|Subject: Timor leaves a gap in marine
The Australian July 13, 2002
Timor leaves a gap in marine demands
By Nigel Wilson
EAST Timor's decision to pursue maritime boundaries that might include substantial Australian oil and gas reserves in the Timor Sea will not derail talks aimed at defining the legal and commercial position of the Sunrise gas reservoirs.
The new country's parliament in Dili has formally approved legislation defining the parameters of its maritime zones, including an exclusive economic zone and continental shelf that may extend up to 200 nautical miles from East Timor's coast.
But whether East Timor will claim the full Sunrise reservoir containing up to 8.4 trillion cubic feet of gas or Australia's biggest producing oil field at Laminaria is not clear. No formal claim on these reserves has been made.
The Sunrise project is based on the Greater Sunrise gas/condensate fields in the Bonaparte Basin, about 400km northwest of Darwin.
It is owned by Woodside, Phillips, Shell and Osaka Gas.
Australian Government sources said yesterday they understood the East Timorese legislation did not assert East Timor's maritime zone did, in fact, extend the full 200 nautical miles.
"Rather, these are the parameters within which boundaries with East Timor's neighbours may be defined," one source said.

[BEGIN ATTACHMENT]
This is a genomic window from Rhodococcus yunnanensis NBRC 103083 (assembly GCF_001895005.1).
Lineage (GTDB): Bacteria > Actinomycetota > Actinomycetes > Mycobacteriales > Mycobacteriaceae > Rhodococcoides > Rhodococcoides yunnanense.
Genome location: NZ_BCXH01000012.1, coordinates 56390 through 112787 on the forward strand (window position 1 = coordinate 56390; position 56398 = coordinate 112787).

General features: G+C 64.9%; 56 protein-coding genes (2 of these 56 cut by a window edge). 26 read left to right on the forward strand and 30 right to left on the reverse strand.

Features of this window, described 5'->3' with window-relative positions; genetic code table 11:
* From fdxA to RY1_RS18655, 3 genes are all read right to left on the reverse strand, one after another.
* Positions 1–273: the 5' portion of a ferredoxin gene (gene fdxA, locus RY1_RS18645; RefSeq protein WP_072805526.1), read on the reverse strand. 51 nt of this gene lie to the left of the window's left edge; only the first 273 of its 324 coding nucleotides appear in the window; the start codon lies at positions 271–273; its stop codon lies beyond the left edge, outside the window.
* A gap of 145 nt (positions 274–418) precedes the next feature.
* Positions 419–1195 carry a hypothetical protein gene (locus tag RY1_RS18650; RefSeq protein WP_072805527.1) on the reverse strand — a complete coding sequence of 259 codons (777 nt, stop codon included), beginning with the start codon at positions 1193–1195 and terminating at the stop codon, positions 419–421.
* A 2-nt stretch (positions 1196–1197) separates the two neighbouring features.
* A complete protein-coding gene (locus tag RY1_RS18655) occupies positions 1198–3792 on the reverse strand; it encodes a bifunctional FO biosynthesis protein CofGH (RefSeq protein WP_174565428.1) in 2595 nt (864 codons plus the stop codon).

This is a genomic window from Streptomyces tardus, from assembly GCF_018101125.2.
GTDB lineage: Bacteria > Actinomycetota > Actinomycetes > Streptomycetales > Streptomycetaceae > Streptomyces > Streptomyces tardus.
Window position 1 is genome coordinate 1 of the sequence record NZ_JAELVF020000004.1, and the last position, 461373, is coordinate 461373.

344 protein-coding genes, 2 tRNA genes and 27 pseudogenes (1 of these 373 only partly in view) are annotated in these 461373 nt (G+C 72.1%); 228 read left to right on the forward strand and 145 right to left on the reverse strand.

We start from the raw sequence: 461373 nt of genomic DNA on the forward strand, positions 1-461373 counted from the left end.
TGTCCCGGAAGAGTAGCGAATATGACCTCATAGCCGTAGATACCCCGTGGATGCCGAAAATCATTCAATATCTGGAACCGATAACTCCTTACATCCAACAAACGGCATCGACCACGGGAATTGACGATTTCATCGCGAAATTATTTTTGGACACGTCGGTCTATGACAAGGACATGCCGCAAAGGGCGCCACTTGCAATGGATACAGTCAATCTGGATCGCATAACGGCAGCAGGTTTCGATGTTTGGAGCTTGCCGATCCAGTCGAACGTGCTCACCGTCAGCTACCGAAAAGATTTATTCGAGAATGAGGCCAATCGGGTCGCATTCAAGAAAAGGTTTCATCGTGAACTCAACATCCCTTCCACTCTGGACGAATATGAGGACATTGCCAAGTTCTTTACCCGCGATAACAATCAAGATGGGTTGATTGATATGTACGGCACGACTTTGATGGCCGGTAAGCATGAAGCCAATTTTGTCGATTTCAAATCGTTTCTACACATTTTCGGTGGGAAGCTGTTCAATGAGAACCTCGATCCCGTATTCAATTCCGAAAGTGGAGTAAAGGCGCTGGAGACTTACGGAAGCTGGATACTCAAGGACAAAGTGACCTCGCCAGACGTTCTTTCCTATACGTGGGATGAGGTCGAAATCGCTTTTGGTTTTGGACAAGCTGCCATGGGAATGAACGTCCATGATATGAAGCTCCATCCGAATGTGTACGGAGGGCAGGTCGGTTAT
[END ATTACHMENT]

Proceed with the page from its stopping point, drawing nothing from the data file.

A spokesman for Foreign Minister Alexander Downer said the move was consistent with East Timor's previously announced positions.
"Australia acknowledges East Timor's right to seek a permanent maritime boundary delimitation with Australia, and will listen to what East Timor has to say," the spokesman said.
As Australia in March withdrew from the International Court of Justice's jurisdiction on maritime boundaries, East Timor's claim must be settled by negotiation rather than litigation.
Australia, which maintains the boundary should remain at the deepest point off the continental shelf, would lose its 79.9 per cent share of the Greater Sunrise gas field if the East Timorese proposal was accepted.
And Laminaria, which is owned 50 per cent by Woodside with Shell and BHP Billiton Petroleum each having 25 per cent, could be affected if the boundary of Joint Petroleum Development Area contained in the Timor Sea Treaty signed on May 20 was extended only 6.5km to the west.
In Darwin yesterday Northern Territory Chief Minister, Clare Martin, urged Canberra to quickly resolve the maritime boundary question.
"What oil and gas producers need is certainty, and certainly from the Australian point of view and the East Timorese point of view, it's got to be done quite quickly," she said.
In Dili next week, Australian and East Timor officials are scheduled to meet to discuss the so-called unitisation agreement for Sunrise.
The talks are aimed at providing certainty concerning the field's administration, the development plan, gas sales agreements and clarification of where production gas will be valued for taxation purposes.
Australian government and company officials say there is no evidence that East Timor will not honour their commitment to complete negotiations for the international unitisation agreement by the end of the year.
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